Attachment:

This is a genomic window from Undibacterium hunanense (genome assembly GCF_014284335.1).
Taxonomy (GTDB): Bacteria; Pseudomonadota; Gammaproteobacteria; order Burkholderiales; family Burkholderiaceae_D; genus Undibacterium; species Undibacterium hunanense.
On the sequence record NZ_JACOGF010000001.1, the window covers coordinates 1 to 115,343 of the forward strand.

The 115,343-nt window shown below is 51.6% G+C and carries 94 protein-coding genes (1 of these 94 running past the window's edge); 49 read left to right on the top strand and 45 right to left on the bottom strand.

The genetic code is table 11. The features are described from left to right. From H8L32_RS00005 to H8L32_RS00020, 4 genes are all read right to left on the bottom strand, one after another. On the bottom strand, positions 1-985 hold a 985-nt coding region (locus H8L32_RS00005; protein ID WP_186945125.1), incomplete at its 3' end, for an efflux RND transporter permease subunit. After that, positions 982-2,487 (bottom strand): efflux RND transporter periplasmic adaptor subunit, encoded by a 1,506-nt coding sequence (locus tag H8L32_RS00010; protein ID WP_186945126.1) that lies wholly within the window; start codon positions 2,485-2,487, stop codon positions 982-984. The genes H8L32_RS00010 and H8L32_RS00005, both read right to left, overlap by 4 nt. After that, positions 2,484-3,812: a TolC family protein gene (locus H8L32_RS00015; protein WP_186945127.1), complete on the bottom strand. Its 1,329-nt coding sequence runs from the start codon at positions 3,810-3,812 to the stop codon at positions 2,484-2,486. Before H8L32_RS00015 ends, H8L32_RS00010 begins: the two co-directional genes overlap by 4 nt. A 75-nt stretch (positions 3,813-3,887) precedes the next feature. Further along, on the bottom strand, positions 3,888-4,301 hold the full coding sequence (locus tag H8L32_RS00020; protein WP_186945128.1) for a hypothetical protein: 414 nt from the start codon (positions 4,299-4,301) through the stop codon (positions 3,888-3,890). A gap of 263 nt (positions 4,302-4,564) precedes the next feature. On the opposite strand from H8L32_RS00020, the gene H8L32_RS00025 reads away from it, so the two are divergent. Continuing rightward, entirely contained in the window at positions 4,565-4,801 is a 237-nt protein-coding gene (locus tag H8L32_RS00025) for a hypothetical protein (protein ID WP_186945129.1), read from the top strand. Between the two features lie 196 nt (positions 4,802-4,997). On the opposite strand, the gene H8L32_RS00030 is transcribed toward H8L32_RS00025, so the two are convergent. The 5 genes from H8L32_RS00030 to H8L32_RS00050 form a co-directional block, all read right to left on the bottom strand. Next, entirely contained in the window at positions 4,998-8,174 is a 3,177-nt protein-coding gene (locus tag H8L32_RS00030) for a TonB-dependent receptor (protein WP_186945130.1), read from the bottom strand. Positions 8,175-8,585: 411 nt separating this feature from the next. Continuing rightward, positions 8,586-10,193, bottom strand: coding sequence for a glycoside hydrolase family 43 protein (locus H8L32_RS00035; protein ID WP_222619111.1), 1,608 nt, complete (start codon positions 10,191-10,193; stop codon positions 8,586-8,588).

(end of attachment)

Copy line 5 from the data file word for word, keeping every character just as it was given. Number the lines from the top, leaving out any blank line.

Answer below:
The genetic code is table 11. The features are described from left to right. From H8L32_RS00005 to H8L32_RS00020, 4 genes are all read right to left on the bottom strand, one after another. On the bottom strand, positions 1-985 hold a 985-nt coding region (locus H8L32_RS00005; protein ID WP_186945125.1), incomplete at its 3' end, for an efflux RND transporter permease subunit. After that, positions 982-2,487 (bottom strand): efflux RND transporter periplasmic adaptor subunit, encoded by a 1,506-nt coding sequence (locus tag H8L32_RS00010; protein ID WP_186945126.1) that lies wholly within the window; start codon positions 2,485-2,487, stop codon positions 982-984. The genes H8L32_RS00010 and H8L32_RS00005, both read right to left, overlap by 4 nt. After that, positions 2,484-3,812: a TolC family protein gene (locus H8L32_RS00015; protein WP_186945127.1), complete on the bottom strand. Its 1,329-nt coding sequence runs from the start codon at positions 3,810-3,812 to the stop codon at positions 2,484-2,486. Before H8L32_RS00015 ends, H8L32_RS00010 begins: the two co-directional genes overlap by 4 nt. A 75-nt stretch (positions 3,813-3,887) precedes the next feature. Further along, on the bottom strand, positions 3,888-4,301 hold the full coding sequence (locus tag H8L32_RS00020; protein WP_186945128.1) for a hypothetical protein: 414 nt from the start codon (positions 4,299-4,301) through the stop codon (positions 3,888-3,890). A gap of 263 nt (positions 4,302-4,564) precedes the next feature. On the opposite strand from H8L32_RS00020, the gene H8L32_RS00025 reads away from it, so the two are divergent. Continuing rightward, entirely contained in the window at positions 4,565-4,801 is a 237-nt protein-coding gene (locus tag H8L32_RS00025) for a hypothetical protein (protein ID WP_186945129.1), read from the top strand. Between the two features lie 196 nt (positions 4,802-4,997). On the opposite strand, the gene H8L32_RS00030 is transcribed toward H8L32_RS00025, so the two are convergent. The 5 genes from H8L32_RS00030 to H8L32_RS00050 form a co-directional block, all read right to left on the bottom strand. Next, entirely contained in the window at positions 4,998-8,174 is a 3,177-nt protein-coding gene (locus tag H8L32_RS00030) for a TonB-dependent receptor (protein WP_186945130.1), read from the bottom strand. Positions 8,175-8,585: 411 nt separating this feature from the next. Continuing rightward, positions 8,586-10,193, bottom strand: coding sequence for a glycoside hydrolase family 43 protein (locus H8L32_RS00035; protein ID WP_222619111.1), 1,608 nt, complete (start codon positions 10,191-10,193; stop codon positions 8,586-8,588).